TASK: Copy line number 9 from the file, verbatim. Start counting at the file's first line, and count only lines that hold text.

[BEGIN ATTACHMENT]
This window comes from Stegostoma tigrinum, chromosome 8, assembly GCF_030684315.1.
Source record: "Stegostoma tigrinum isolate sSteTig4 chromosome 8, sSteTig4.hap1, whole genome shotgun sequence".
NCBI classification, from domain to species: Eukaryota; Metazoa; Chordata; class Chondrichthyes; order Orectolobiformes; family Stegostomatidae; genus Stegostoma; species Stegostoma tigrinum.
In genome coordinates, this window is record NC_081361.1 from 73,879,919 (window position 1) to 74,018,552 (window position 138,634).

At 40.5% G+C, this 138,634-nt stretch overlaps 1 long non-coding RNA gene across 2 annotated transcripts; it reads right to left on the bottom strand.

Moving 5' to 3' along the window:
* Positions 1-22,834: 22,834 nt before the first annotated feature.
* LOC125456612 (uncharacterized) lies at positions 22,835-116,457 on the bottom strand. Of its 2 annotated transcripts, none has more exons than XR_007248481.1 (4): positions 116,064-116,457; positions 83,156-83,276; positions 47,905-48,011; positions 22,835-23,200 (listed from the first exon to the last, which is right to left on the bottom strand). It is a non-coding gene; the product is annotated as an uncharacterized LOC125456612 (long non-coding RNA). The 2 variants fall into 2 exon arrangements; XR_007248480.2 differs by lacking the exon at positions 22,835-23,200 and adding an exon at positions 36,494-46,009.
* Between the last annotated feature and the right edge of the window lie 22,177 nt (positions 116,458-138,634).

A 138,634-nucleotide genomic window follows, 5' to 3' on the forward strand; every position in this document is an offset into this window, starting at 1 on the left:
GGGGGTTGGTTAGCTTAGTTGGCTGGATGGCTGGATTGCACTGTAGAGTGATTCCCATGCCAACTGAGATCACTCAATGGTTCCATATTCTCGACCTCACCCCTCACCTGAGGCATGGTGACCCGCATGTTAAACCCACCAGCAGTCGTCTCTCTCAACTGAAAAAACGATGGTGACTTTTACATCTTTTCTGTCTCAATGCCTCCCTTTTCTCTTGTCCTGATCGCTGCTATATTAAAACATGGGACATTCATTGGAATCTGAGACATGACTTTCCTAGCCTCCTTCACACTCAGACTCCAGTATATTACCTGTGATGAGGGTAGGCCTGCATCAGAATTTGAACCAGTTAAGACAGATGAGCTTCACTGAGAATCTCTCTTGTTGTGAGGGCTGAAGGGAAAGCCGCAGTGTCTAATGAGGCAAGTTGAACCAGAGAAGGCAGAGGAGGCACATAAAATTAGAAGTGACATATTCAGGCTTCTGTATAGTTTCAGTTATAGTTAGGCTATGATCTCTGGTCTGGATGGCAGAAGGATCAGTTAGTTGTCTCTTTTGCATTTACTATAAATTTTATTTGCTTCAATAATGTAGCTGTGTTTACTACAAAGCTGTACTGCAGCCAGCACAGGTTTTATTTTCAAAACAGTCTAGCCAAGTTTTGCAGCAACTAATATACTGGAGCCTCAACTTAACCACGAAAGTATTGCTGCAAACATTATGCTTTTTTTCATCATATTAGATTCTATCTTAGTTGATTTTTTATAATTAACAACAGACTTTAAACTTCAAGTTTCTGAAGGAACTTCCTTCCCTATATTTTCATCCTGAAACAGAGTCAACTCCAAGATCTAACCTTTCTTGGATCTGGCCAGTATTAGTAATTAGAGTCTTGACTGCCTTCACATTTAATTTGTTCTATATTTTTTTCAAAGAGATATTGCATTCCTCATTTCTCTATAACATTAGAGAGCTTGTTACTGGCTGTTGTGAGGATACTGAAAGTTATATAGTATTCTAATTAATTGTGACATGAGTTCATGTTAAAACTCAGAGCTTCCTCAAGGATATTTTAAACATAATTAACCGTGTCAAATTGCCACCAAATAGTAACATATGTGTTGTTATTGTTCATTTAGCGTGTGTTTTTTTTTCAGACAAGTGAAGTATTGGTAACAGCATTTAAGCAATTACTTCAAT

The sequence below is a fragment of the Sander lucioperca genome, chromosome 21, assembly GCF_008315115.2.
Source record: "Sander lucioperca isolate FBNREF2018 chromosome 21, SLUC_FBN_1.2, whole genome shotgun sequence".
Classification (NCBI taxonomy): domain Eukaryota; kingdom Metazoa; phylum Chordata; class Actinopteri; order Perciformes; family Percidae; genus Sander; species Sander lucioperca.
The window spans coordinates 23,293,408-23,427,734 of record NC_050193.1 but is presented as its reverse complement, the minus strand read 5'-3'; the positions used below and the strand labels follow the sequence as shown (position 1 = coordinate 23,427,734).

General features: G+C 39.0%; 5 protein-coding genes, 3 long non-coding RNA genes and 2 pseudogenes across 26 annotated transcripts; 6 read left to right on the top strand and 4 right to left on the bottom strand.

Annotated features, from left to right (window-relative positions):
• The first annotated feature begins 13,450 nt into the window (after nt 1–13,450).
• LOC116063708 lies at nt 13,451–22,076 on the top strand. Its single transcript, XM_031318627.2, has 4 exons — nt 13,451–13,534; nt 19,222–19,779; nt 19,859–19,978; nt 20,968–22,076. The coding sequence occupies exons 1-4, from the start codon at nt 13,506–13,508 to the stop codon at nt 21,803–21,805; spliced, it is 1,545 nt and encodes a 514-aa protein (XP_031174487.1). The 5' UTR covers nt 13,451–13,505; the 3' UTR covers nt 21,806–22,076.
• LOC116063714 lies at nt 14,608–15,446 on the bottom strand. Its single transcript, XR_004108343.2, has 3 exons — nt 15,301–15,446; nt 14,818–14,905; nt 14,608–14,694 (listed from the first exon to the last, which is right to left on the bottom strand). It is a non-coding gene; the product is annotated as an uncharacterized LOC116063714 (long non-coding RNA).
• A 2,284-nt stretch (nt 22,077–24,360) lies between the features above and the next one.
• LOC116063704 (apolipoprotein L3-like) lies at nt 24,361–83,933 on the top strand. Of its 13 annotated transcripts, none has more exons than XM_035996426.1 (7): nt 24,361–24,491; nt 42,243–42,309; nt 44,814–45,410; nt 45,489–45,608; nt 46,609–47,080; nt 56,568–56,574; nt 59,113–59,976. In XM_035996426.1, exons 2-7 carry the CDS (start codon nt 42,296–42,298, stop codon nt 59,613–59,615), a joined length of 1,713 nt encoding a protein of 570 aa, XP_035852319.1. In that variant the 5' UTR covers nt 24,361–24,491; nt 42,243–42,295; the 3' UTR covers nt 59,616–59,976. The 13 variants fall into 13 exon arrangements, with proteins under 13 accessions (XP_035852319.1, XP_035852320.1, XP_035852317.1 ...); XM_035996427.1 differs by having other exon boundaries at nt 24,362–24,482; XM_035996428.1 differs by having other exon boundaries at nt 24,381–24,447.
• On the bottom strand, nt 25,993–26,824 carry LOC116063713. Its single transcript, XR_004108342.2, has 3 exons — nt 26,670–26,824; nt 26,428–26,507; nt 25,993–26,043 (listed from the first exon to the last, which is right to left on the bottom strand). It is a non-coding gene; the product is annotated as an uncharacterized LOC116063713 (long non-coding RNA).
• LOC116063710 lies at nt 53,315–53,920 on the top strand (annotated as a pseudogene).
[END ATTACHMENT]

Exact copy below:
* Between the last annotated feature and the right edge of the window lie 22,177 nt (positions 116,458-138,634).